Wednesday, May 25, 2011

The L Train Suicides

Residents of the Williamsburg neighborhood of Brooklyn depend on the L train as the primary mode of transportation between our little nook and Manhattan.  We are often frustrated and flummoxed by the quantity of delays and disruptions in service on this subway line.  But in recent months, we have been increasingly perplexed by the disturbing amount of suicides that are have taken place on this line.  At 11:30am today, there was the third of at least three incidents in the past three months in which a commuter took his or her life on the L train tracks.  What is happening here?

I am not privy to the identities of the victims, nor the reasoning for using the L train (seeming more so than any other subway line) to end one's life.  What I do know is that the act of suicide is an expression of extreme suffering that comes from distorted thought and belief patterns.  These ideas may include: "There is something wrong with me," "I should be normal," "Nothing will ever be better," "It is up to other people to make me happy," "I am unlovable," "I have nothing to contribute to this world," "I will always feel as bad as I do today."  

In my therapy practice, I encourage individuals and couples to question and challenge irrational and destructive thought patterns that can lead to violence, anger, and/or suicide.  Such alternatives may include, "There is nothing wrong with me even if I don't fit in," "There is no such thing as 'should'", "My life will get better if I do the work of taking care of myself," "I am 100% responsible for making me happy," "I am truly lovable for who I am," "I have something of value to give to others in this world," "My feelings are not facts - just because I feel like I will never feel better, that is not rationally true.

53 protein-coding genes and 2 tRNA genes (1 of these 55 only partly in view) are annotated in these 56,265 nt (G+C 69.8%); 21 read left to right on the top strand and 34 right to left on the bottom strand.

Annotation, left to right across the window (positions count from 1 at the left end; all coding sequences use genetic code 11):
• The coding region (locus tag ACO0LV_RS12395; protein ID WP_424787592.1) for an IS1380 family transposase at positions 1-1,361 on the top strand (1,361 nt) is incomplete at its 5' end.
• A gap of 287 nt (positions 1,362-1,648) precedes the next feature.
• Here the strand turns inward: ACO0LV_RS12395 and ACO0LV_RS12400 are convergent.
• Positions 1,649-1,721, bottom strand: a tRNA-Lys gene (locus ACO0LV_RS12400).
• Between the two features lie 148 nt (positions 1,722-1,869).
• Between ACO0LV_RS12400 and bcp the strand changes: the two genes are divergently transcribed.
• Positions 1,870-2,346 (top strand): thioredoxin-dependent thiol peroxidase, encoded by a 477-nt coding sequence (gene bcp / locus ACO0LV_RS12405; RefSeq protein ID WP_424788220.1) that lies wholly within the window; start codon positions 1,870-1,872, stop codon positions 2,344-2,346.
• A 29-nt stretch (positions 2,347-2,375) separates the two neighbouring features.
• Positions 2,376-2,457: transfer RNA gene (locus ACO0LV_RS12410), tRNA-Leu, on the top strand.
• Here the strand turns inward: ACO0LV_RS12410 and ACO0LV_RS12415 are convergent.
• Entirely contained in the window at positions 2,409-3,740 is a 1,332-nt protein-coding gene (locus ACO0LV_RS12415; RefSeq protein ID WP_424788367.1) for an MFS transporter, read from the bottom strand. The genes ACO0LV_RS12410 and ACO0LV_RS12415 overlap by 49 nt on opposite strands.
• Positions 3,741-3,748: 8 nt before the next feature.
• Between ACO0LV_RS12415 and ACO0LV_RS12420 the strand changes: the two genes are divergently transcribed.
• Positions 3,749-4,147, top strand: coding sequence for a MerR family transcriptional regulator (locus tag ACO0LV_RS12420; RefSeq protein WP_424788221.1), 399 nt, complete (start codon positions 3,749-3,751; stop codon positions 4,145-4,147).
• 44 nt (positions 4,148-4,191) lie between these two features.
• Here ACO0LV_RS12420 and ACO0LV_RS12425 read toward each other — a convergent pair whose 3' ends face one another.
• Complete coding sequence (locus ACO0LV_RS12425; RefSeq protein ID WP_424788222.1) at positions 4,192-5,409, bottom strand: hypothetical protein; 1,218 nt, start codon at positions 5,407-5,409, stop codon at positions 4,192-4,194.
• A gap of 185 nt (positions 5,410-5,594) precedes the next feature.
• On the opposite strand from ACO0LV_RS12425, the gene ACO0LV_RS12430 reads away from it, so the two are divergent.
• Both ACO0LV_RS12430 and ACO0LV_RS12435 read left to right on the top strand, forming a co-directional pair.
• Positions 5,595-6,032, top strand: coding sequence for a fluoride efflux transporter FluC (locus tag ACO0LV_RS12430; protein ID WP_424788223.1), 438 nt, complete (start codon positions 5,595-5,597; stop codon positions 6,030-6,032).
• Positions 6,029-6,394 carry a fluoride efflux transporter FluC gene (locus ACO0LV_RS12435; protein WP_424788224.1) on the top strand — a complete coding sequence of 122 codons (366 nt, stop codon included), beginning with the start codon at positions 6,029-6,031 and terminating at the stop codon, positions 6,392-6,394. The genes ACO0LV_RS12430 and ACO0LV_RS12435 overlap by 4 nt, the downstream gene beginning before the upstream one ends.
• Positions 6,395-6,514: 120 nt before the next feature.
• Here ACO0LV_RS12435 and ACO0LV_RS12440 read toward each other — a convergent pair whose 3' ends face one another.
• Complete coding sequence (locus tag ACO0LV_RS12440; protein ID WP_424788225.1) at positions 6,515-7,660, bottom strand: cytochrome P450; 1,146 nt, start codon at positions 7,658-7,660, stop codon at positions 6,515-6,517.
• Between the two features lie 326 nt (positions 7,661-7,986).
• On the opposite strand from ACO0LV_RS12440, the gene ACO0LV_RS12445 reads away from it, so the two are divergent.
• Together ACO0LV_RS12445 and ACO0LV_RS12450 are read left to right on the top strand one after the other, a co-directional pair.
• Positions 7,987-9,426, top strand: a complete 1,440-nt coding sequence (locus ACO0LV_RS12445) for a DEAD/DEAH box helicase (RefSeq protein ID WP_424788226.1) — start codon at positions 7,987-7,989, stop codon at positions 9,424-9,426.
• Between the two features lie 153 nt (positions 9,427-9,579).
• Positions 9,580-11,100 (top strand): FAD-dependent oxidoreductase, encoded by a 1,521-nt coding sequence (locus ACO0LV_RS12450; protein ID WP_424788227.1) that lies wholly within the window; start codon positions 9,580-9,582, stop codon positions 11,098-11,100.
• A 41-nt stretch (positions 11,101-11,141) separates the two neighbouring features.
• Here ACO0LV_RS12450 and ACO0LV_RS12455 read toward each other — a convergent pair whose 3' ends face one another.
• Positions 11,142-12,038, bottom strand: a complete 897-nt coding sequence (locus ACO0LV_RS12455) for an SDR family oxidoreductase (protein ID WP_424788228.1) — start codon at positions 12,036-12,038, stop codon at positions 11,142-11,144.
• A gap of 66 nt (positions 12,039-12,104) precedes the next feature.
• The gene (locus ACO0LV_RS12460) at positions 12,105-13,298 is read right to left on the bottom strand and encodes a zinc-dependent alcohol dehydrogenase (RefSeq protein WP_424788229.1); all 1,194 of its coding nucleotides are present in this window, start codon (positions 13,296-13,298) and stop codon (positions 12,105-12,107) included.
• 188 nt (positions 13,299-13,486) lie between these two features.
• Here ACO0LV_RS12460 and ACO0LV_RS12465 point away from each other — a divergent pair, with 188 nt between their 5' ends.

As subway commuters who can't commute, it is easy to become angered and enraged by the fact that thousands of lives are disturbed and disrupted by one tragic act.  We tend to focus on the loss of income generated, the missed meetings, and general frustration with not being able to control our day.  But the truth is, suicide is more than just an inconvenience.  The repeated pattern demonstrates that there is something very problematic and toxic in our neighborhood that is leading people to believe suicide is the only way to get relief.  When each of us change our thinking, we experience a different kind of relief that creates possibility for others to do the same.  I know I am going to be a lot more aware of this on the L train from now on.  How about you?

Please press here to see my "40 Lessons of 40" series, which includes tips for managing suicidal thoughts, depression, stress management, and anger management.  If you are thinking about committing suicide PLEASE talk to someone first.  Call 1-800-273-8255.

Damon L. Jacobs is a Licensed Marriage Family Therapist seeing individuals and couples in New York City. He specializes in issues related to addiction, ageism, bullying, caretaking fatigue, body image, grief and loss, gay/lesbian issues, stress management, depression, as well as couples in non-traditional arrangements. He is the author of "Absolutely Should-less: The Secret to Living the Stress-Free Life You Deserve." To have him speak with your group, or to schedule a counseling visit, call 347-227-7707, or email at

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